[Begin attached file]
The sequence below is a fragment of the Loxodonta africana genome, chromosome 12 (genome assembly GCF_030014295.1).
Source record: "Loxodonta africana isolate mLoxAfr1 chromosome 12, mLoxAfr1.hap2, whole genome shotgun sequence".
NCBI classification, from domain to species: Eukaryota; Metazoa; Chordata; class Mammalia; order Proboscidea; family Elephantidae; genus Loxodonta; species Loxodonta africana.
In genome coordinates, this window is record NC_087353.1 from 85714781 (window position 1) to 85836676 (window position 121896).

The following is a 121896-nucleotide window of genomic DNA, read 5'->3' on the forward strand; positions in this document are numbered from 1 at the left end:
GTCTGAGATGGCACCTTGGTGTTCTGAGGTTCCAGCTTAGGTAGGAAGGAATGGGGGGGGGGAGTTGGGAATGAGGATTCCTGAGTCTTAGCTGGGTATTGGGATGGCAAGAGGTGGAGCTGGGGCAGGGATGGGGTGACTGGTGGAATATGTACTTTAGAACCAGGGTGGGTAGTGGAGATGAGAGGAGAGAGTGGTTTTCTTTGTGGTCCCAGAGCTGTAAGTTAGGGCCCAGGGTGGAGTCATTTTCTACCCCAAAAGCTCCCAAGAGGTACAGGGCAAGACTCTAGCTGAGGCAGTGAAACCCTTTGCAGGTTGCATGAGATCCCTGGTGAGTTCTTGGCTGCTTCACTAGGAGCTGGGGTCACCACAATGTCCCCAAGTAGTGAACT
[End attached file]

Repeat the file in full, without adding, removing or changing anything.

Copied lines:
The sequence below is a fragment of the Loxodonta africana genome, chromosome 12 (genome assembly GCF_030014295.1).
Source record: "Loxodonta africana isolate mLoxAfr1 chromosome 12, mLoxAfr1.hap2, whole genome shotgun sequence".
NCBI classification, from domain to species: Eukaryota; Metazoa; Chordata; class Mammalia; order Proboscidea; family Elephantidae; genus Loxodonta; species Loxodonta africana.
In genome coordinates, this window is record NC_087353.1 from 85714781 (window position 1) to 85836676 (window position 121896).

The following is a 121896-nucleotide window of genomic DNA, read 5'->3' on the forward strand; positions in this document are numbered from 1 at the left end:
GTCTGAGATGGCACCTTGGTGTTCTGAGGTTCCAGCTTAGGTAGGAAGGAATGGGGGGGGGGAGTTGGGAATGAGGATTCCTGAGTCTTAGCTGGGTATTGGGATGGCAAGAGGTGGAGCTGGGGCAGGGATGGGGTGACTGGTGGAATATGTACTTTAGAACCAGGGTGGGTAGTGGAGATGAGAGGAGAGAGTGGTTTTCTTTGTGGTCCCAGAGCTGTAAGTTAGGGCCCAGGGTGGAGTCATTTTCTACCCCAAAAGCTCCCAAGAGGTACAGGGCAAGACTCTAGCTGAGGCAGTGAAACCCTTTGCAGGTTGCATGAGATCCCTGGTGAGTTCTTGGCTGCTTCACTAGGAGCTGGGGTCACCACAATGTCCCCAAGTAGTGAACT